[Stay on top of transportation news: Get TTNews in your inbox.]
TUCSON, Ariz. — Pony.ai, a developer of self-driving cars based in China and Silicon Valley, will begin testing its autonomous vehicles in Tucson, with trained safety drivers behind the wheel, in a partnership with Pima Community College.
Pony.ai will base its first and only operation in Arizona at PCC’s new Automotive Technology & Innovation Center at its downtown campus, according to Sun Corridor Inc., the Tucson region’s economic development agency.
Founded in 2016 by three veterans of Chinese internet giant Baidu in Silicon Valley, Pony.ai is co-located in Fremont, Calif., and Beijing and Guangzhou, China, where it is also testing autonomous cars to develop self-driving taxi services.
“Tucson is quickly becoming a leading city for tech startups and smart city technology, and Pony.ai is excited to expand our operations there,” James Peng, Pony.ai’s co-founder and CEO, said in prepared remarks, adding that the city of Tucson, Sun Corridor and the Arizona Department of Transportation helped make the company’s expansion to Tucson “seamless.”
@PonyAI_tech is establishing operations at Pima Community College Automotive Technology & Innovation Center.— Sun Corridor Inc. (@SunCorridorInc) September 22, 2022
“Tucson is quickly becoming a leading city for tech startups & smart city technology,” said James Peng, co-founder and CEO.
Learn more: https://t.co/m06p7lU5VC#tucson pic.twitter.com/uWtSyRpbxx
Pony.ai, which is backed by Japanese auto giant Toyota and other manufacturers, had been testing self-driving cars in California since 2021. But its state permit was suspended after a minor crash of one if its cars in Fremont last October.
Arizona has become a hotbed of autonomous vehicle technology since Gov. Doug Ducey issued an executive order outlining a process for self-driving vehicle testing in 2015, which was followed by other orders and several laws allowing testing of autonomous trucks and self-driving vehicle delivery services.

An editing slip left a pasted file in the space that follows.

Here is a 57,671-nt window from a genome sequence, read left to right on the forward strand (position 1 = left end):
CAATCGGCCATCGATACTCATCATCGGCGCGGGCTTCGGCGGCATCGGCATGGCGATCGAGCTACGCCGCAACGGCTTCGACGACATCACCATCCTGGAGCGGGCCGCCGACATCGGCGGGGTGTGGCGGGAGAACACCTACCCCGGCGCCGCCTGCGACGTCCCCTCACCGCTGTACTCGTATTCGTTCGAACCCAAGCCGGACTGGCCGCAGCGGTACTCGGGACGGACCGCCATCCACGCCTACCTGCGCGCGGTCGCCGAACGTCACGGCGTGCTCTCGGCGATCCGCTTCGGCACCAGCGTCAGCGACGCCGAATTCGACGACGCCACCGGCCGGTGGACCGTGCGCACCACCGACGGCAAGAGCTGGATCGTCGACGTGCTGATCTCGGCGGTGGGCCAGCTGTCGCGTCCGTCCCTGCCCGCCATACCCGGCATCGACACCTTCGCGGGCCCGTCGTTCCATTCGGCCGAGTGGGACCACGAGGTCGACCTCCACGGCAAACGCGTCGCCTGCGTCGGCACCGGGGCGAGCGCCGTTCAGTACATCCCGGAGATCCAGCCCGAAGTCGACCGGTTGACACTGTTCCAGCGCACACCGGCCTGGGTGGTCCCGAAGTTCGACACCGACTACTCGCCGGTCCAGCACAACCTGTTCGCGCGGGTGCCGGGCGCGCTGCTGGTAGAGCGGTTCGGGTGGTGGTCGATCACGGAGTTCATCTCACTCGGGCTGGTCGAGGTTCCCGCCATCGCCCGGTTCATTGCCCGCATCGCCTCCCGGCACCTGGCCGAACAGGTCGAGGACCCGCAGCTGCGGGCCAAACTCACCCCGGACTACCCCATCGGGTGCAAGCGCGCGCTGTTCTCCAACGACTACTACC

TuSimple, a developer of self-driving commercial trucks founded by Chinese scientists and entrepreneurs, has been testing its trucks on Interstate 10 with test drivers aboard from a research center and terminal on Tucson’s southeast side since 2017.
Google’s Waymo has been testing autonomous taxis, with drivers aboard, in the Phoenix area since 2017.
We appreciate your continued support, @MayorGallego! We’re committed to improving road safety and we’re excited for more people to experience the #WaymoDriver for themselves. Check out the Phoenix Mayor’s recent ride! https://t.co/CnylsahznN— Waymo (@Waymo) August 29, 2022
“Pony.ai’s decision to select Tucson for their new autonomous passenger vehicle testing operations is further validation that Southern Arizona is an emerging player in the autonomous vehicle industry,” Sun Corridor President and CEO Joe Snell said.
PCC teamed up with TuSimple in 2019 to launch an “Autonomous Vehicle Driver and Operations Specialist” certificate program to train test drivers.
PCC Chancellor Lee Lambert said the school’s partnership with Pony.ai “aligns perfectly with our vision of the PCC Automotive Technology & Innovation Center to be on the cutting edge of the new automotive technology.”
Self-driving vehicle testing in Arizona has not been without its problems.
In 2018, a self-driving Uber car struck and killed a pedestrian in Tempe. While no other fatal accidents have been reported, data released by the National Highway Traffic Safety Administration in July reported a dozen crashes involving autonomous vehicles in Arizona from when reporting became mandatory in July 2021, with data available through May.
TuSimple is the subject of a federal investigation into a non-injury crash of one of its trucks in April during a run from its major development center and terminal on Tucson’s southeast side.
Following the October crash of a Pony.ai test car, the company voluntarily recalled software used in several cars after an investigation by NHTSA.
Want more news? Listen to today's daily briefing above or go here for more info
California revoked Pony.ai’s permit to test autonomous vehicles with a driver aboard in May, citing a failure by the company to monitor the safety records of its test drivers.
A Pony.ai spokesman did not immediately respond to a request for comment about the safety of the company’s current testing operations or details about its planned testing program in Tucson.
The company says Pony.ai cars have driven more than 9.3 million autonomous testing and operation miles worldwide.
The privately held company got a $400 million investment from Toyota in 2020 and claims a valuation of $8.5 billion.